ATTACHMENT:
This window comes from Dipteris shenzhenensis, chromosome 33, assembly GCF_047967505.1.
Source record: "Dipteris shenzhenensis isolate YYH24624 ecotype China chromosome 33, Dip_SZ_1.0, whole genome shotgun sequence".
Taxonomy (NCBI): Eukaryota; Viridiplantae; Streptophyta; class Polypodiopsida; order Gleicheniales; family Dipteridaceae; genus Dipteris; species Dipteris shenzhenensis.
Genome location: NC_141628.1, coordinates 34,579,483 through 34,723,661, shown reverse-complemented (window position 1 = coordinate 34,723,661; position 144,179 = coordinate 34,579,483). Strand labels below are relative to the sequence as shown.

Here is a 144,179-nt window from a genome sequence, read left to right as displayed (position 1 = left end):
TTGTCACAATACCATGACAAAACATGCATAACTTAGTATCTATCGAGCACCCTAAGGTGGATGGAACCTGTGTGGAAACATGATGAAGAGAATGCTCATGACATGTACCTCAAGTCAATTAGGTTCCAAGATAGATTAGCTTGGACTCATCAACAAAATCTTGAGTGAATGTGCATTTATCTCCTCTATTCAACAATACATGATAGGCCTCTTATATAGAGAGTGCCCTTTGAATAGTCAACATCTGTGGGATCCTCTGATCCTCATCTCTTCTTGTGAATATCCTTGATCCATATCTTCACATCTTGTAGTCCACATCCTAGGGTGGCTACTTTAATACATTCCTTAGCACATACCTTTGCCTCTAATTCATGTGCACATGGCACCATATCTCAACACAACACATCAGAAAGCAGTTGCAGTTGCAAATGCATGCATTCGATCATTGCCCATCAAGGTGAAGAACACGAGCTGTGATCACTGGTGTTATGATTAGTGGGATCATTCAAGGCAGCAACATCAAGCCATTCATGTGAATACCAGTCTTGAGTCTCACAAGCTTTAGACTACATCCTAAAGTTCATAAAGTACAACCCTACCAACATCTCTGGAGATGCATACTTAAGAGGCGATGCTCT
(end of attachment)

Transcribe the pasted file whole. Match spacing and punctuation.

This window comes from Dipteris shenzhenensis, chromosome 33, assembly GCF_047967505.1.
Source record: "Dipteris shenzhenensis isolate YYH24624 ecotype China chromosome 33, Dip_SZ_1.0, whole genome shotgun sequence".
Taxonomy (NCBI): Eukaryota; Viridiplantae; Streptophyta; class Polypodiopsida; order Gleicheniales; family Dipteridaceae; genus Dipteris; species Dipteris shenzhenensis.
Genome location: NC_141628.1, coordinates 34,579,483 through 34,723,661, shown reverse-complemented (window position 1 = coordinate 34,723,661; position 144,179 = coordinate 34,579,483). Strand labels below are relative to the sequence as shown.

Here is a 144,179-nt window from a genome sequence, read left to right as displayed (position 1 = left end):
TTGTCACAATACCATGACAAAACATGCATAACTTAGTATCTATCGAGCACCCTAAGGTGGATGGAACCTGTGTGGAAACATGATGAAGAGAATGCTCATGACATGTACCTCAAGTCAATTAGGTTCCAAGATAGATTAGCTTGGACTCATCAACAAAATCTTGAGTGAATGTGCATTTATCTCCTCTATTCAACAATACATGATAGGCCTCTTATATAGAGAGTGCCCTTTGAATAGTCAACATCTGTGGGATCCTCTGATCCTCATCTCTTCTTGTGAATATCCTTGATCCATATCTTCACATCTTGTAGTCCACATCCTAGGGTGGCTACTTTAATACATTCCTTAGCACATACCTTTGCCTCTAATTCATGTGCACATGGCACCATATCTCAACACAACACATCAGAAAGCAGTTGCAGTTGCAAATGCATGCATTCGATCATTGCCCATCAAGGTGAAGAACACGAGCTGTGATCACTGGTGTTATGATTAGTGGGATCATTCAAGGCAGCAACATCAAGCCATTCATGTGAATACCAGTCTTGAGTCTCACAAGCTTTAGACTACATCCTAAAGTTCATAAAGTACAACCCTACCAACATCTCTGGAGATGCATACTTAAGAGGCGATGCTCT